Some choices that we make are easy to claim as our own: "I chose to give my lunch to a homeless person on the train," "I chose to go to [insert acclaimed school here]," "I'll take the halibut, please." Some choices that we make aren't as fun to claim, yet we still know that they were ours: "I wasn't happy in that relationship, so I left," "I'm sorry, I can't go to the movies tonight, I'm broke," "I'll take the extra-large sized fries, please."
And some choices that we make, we may not even register as choices at all.
Everything in life is a choice, even:
It is very easy to feel the victim or consequence of life. "James broke up with me, so of course I'm lonely, angry, and am going to eat an entire gallon of ice cream immediately." "Life keeps hitting me with blow after blow; I lost my job, my car broke down, my wife left. Of course I'm unhappy." "I started smoking before I knew what the long-term consequences would be; now I'm addicted and I just can't quit." Thing after thing happen to us, and we have no control, right? Let's reconsider.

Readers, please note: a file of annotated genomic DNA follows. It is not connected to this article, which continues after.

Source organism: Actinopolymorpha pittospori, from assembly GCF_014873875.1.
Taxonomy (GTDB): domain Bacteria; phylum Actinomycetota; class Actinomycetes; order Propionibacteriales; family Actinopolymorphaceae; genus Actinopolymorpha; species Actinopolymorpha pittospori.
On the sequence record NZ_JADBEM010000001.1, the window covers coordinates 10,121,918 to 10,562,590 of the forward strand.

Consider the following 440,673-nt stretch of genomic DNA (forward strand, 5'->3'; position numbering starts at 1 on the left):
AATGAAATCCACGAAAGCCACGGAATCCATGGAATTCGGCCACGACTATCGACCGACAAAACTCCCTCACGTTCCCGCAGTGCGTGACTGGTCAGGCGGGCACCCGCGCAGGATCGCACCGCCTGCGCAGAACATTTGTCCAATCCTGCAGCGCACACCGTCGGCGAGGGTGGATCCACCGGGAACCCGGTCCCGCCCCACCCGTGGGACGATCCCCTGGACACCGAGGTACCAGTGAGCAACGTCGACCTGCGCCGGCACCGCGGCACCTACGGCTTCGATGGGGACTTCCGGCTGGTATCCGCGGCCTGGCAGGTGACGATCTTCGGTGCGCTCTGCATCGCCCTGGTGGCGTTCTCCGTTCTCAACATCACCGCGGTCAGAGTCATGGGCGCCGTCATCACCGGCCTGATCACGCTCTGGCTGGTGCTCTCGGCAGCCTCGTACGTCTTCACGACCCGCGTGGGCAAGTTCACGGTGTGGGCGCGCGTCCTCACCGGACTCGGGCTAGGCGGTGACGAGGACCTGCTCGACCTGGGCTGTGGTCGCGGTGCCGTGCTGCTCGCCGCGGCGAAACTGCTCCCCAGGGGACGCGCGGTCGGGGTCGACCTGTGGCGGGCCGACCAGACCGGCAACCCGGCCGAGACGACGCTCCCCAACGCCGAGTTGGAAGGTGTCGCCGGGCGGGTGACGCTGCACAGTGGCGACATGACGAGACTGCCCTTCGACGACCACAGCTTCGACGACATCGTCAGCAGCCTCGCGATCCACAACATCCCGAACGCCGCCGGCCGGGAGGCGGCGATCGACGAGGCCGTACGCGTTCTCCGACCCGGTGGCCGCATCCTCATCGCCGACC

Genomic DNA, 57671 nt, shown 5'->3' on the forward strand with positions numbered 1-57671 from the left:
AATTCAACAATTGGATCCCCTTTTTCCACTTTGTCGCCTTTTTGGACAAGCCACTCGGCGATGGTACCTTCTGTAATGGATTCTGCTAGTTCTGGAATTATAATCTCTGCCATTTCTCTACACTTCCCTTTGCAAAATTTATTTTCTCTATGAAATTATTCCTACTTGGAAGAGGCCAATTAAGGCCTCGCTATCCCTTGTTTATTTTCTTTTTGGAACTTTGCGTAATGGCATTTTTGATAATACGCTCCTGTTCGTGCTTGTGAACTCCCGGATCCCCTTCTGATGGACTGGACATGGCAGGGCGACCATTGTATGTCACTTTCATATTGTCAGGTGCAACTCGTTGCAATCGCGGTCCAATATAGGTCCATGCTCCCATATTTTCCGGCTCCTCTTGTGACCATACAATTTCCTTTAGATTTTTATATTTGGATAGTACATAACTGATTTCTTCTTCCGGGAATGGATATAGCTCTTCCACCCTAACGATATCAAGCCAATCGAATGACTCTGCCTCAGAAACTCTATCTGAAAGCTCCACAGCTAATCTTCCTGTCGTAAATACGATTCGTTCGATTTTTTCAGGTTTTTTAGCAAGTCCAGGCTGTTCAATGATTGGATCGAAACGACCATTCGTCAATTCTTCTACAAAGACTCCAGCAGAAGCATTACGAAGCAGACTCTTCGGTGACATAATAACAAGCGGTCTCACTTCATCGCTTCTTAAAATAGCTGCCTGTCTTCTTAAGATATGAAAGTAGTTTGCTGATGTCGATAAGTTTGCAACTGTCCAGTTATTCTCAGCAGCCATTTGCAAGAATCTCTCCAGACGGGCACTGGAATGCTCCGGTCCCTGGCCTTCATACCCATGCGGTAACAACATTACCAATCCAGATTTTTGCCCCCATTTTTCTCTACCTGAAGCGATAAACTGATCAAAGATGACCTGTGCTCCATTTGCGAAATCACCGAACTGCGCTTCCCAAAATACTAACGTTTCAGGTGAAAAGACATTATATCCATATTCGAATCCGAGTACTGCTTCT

Sure, "life" hands us things that we do not choose. Certain things are out of our control. But guess where those things all land? In the past. "My partner left" in the past; "I lost my job" in the past. So why do we claim helplessness instead of claiming our power to shape our future?
It can certainly feel easier to our ego to claim being the victim of circumstance, instead of claiming the burden of having to take responsibility for our present and future. It takes far less emotional and physical energy to be the victim of circumstance, and far more to take ownership of the situation and move forward. This can be very emotionally taxing, and yet it's the work that must be done to make significant progress of any kind in this world.
It is only once we have accepted the truth of the current state of affairs, deeply understood our contribution to it, that we can better our lives and those around us. We will be stuck in a rut if we refuse to acknowledge our contributions.
It is so easy to unconsciously make the choice of being victim of circumstance, and often the choice is made around the areas in our lives where we most desperately need change. We all do it, and with more conscious awareness, we can get better at spotting and naming it, and begin to radically alter and take the reigns of our lives.
Where are you holding on to the victim mentality? How can you accept your contribution, and make a positive change in your self, your community, your world?